Earlier this month, Traveler Editor in Chief Keith Bellows and Suzanne Roberts, winner of the Next Great Travel Writer contest, traveled through Mongolia together and sent us dispatches from their trip. Over the next few days we'll be publishing the last few recollections from their journey. Today Suzanne describes a night out at the Mongolian disco.
One evening during our trip, we are asked to attend a special dinner to celebrate the beginning of Naadam, the national festival celebrated annually in Ulaanbaatar. The event featured the centuries-old tradition of Mongolian throat singing, dancing, and an amazing little girl who ties her body in knots. Girls in Mongolia start training for contortion at the age of five and are ready to compete in international competitions by the age of 12. This little girl could not have been more than about eight or nine years old, and she did things with her body that I would not have thought possible, including supporting herself on a skinny pole by her teeth.
After dinner, I recruit a fellow traveler, Rucker, a wide-eyed 24-year-old aspiring photographer, to check out a disco in Ulaanbaatar. Although Mongolia was Rucker’s first trip outside of the United States, he is game for anything and happy to be dragged off to a disco. But first we have a beer at an Irish pub, a smoky venue full of locals, expats, and foreigners. A Mongolian singer with a sequined top hat sings “Killing Me Softly” in perfect English. The pub closes early for Naadam, so we head off to Metropolis, a super chic discotheque near the Chinggis Khaan Hotel.
This swanky disco is known for attracting the “children of diplomats.” A round bar occupies the center of the first room. Past the bar, a larger space with leather couches, a glowing neon bar, a dance floor, and a “VIP only” upstairs balcony full of scantily-clad women in stilettos glitters with strobe lights and vibrates with the beat of “trance” music. The space-aged theme reminds me of the queue area of Disneyland’s Space Mountain roller coaster. After being told to move from a couch that was reserved for “one man,” we find another couch, and strike up a conversation with a Mongolian man called Ivan.
“Do you come to this club often?” I ask.
“Yes,” he says. Big grin.
“What are some of the other clubs you like to go to?” I ask him.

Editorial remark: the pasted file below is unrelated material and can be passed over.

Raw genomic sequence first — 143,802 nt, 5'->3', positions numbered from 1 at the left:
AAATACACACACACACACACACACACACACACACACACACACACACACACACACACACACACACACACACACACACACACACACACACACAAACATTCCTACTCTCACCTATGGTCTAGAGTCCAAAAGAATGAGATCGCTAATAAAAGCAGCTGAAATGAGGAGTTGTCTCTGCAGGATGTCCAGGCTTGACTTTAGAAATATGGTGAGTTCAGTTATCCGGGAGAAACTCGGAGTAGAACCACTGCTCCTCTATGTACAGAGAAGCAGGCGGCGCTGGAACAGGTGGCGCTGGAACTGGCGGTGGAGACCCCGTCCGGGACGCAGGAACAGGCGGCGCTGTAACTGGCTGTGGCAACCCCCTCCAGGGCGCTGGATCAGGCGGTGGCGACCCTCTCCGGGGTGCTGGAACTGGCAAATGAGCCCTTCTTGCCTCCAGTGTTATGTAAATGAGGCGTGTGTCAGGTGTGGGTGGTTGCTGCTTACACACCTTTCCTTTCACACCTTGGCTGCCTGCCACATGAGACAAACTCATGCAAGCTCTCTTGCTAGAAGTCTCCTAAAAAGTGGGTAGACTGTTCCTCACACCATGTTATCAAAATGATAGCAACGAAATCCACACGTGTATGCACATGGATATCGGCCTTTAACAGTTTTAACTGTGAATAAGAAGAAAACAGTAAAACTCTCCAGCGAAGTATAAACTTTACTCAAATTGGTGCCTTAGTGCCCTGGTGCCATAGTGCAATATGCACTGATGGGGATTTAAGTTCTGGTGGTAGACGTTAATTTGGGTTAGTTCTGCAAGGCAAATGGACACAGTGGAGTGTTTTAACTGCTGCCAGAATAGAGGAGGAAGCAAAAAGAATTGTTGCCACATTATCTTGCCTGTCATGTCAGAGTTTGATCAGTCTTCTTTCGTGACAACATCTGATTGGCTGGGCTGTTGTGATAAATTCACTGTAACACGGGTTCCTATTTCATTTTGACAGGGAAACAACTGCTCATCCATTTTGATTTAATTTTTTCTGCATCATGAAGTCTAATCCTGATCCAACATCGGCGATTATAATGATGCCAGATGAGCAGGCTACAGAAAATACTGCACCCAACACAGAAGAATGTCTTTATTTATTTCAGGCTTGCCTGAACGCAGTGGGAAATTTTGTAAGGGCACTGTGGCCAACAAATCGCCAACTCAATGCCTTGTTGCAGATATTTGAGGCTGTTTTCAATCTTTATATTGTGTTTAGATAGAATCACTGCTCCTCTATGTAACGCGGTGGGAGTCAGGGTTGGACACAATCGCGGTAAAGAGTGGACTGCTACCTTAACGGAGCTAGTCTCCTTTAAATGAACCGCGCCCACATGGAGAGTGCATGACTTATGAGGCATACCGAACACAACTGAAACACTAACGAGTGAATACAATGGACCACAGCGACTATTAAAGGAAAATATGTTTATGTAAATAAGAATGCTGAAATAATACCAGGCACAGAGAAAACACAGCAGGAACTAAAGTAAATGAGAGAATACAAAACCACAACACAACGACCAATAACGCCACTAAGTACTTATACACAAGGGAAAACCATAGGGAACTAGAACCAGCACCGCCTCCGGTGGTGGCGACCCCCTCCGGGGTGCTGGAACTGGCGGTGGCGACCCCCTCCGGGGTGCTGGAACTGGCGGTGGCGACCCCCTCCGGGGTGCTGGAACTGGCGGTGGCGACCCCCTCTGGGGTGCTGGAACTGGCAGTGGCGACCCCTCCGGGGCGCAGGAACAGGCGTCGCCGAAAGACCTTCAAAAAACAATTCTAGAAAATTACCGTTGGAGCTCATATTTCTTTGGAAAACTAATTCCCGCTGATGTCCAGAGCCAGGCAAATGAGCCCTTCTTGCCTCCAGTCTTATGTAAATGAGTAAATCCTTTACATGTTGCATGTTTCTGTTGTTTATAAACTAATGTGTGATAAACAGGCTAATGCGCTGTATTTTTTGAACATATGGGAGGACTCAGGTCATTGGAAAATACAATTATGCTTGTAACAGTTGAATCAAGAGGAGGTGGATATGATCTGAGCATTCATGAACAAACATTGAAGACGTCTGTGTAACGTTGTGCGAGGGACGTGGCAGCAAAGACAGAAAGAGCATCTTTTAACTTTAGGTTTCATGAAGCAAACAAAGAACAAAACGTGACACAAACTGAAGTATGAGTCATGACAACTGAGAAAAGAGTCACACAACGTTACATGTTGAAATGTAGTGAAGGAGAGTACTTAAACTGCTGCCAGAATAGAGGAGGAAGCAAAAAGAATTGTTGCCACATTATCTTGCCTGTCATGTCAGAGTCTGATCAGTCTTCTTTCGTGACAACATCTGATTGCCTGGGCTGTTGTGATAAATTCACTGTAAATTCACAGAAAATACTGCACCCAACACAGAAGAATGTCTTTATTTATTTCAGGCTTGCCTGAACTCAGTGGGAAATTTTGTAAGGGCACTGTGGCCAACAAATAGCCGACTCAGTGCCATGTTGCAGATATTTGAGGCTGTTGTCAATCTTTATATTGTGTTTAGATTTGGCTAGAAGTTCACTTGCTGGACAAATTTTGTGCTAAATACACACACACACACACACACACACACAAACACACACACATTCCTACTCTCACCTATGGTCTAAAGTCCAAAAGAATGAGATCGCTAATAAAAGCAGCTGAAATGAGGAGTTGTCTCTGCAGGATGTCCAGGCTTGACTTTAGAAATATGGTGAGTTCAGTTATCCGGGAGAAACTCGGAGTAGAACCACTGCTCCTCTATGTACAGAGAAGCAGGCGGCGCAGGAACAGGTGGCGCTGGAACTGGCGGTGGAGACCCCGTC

“Yes,” he says again.
“Where is Chinggis Khaan’s grave?”
“Yes.” He smile and nods.
I take a photograph with him, and although Ivan is cute as can be, I
move on to find someone whose English-language vocabulary is a little
larger than Ivan’s.
I meet Yaruunaa, a 23-year old woman who ends up taking quite a liking to Rucker. I ask her about the country’s reverence of Chinggis Khaan (known to us Westerners as Genghis Khan). Chinggis Khaan is on the money, postage stamps, the beer, and the vodka. His face looms over the city of UB, laid out in white stones against the green grass of a nearby hillside. Hotels, restaurants, ger camps, and the international airport are named for him, and at the moment, they are at work erecting a gigantic (I have heard 40 meters) statue of him. According to our guide Oyunna, Chinggis Khaan was not celebrated until the fall of socialism in the 1990s. She says, “They never even mentioned him in school.” Since then, he has been resurrected as the ubiquitous hero of Mongolia, the great leader who consolidated the tribes of Mongolia, created a system of trade, and pushed Mongolia’s borders out to include more than 30 countries on the modern map. According to Jack Weatherford in his book Genghis Khan and the Making of the Modern World, “In twenty-five years, the Mongol army subjugated more lands and people than the Romans had conquered in four hundred years.”
I want to know what the younger generation of Mongolians thinks
about their national hero. I ask Yaruunaa, and she says, “Omigod. That
was like so long ago. Hello? I mean, it is embarrassing.” But when I
ask her about the possibility of their finding his grave, she says, “Oh
no. I mean, I am a little superstitious. Maybe we shouldn’t find it.”
Many of the Mongolians I spoke with are not in favor of finding the
grave of Chinggis Khaan because it would be against the wishes of the
great leader and therefore considered very bad luck. They do, however,
hope that if the burial site is found, it will be in Mongolia. Chinggis
Khaan died in present-day China, and citizens of both countries claim him as their
national hero; both hope he is buried in their soil.
Then Yarunnaa adds, “We share his name and eat it for 100 years,” and she skips off to the dance floor with Rucker. I follow them, knowing I will regret dancing until dawn tomorrow sitting under the hot sun at the Naadam festival.
Photos: Suzanne Roberts